As long as everything's otherwise sound, as is the situation for the Scandinavian countries minus market fundamentalist failure Iceland, then the border-crossing currency is a minor temptation.

There's no country in Europe that's done half as much sloughing and decoupling as the US has. QED the attraction of a border-spanning index currency is not going away.

Europe's economy is also far sounder than the US's. The Chinese new yuan/renminbi shows no signs of challenging either the Euro or the dollar.

I think what Germany did will make the economic picture in Europe much better. Japan used to ban predatory lending, hostile takeovers, currency speculation, and a host of American-derived crimes given the sanction of law and forced on other nations by bullying. That led to their first post-war economic crisis. And their second.

You're currently living in the most fraud-ridden and bubble-prone modern economy on Earth, fundamentally.

Marion Delgado said...

Right in your stomping grounds of Texas, James Galbraith gives you the positive "bee's knees" side of having a benchmark currency as it applies specifically to what Greece did, and what the US did - it's part of his "The Predator State" book.

dhogaza said...

This "failed" currency is still about 30% higher against the dollar than it was eight years ago ... if it reaches parity again, as some are predicting, it will still be higher vs. the dollar than it was when I spent a month working in Amsterdam in 2002.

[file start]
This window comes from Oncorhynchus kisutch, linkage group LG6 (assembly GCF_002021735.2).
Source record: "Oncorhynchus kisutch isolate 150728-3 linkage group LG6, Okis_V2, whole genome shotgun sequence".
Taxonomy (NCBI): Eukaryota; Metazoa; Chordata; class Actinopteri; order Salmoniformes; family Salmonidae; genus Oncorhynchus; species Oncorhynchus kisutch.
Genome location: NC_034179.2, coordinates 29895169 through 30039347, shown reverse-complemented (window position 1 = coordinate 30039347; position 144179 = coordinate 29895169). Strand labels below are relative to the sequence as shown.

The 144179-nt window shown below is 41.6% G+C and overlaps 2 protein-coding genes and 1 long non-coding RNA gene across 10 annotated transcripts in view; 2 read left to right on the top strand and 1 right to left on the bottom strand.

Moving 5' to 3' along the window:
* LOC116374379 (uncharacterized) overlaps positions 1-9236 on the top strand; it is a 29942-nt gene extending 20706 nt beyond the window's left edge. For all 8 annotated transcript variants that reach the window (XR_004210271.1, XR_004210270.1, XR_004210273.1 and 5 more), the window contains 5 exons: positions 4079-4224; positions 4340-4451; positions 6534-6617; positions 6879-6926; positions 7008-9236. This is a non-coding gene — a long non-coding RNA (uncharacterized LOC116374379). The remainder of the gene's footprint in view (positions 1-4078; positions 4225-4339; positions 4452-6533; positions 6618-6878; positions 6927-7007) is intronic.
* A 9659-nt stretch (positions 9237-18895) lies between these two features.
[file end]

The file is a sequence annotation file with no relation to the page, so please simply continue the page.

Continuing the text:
In other words, the Euro has strengthened greatly in the last decade and has only given up a portion of that strength.

Now, one can argue that the EU has been too aggressive in letting weaker economies in the Euro Zone. And some countries might leave. But I don't think you'll see Germany, France, and other western European countries go back to their own currencies.

And there's more mobility in modern Europe than I think you imagine. And less in places like the working class portions of places like Somerville and Medford (since you mention Boston) than you imagine, as well.

manuel "moe" g said...

The Euro experiment seems less shaky if you see it as "a bundle of fictions that has some ability to scare away bureaucrats from certain transactions". The more you look, the more you see "there is no there there". Everything is underspecified, and there is a codified notion of translating laws in different ways in different languages to prevent alarming the voters of different countries (I wish I could remember the bureaucrat-speak for the conceit).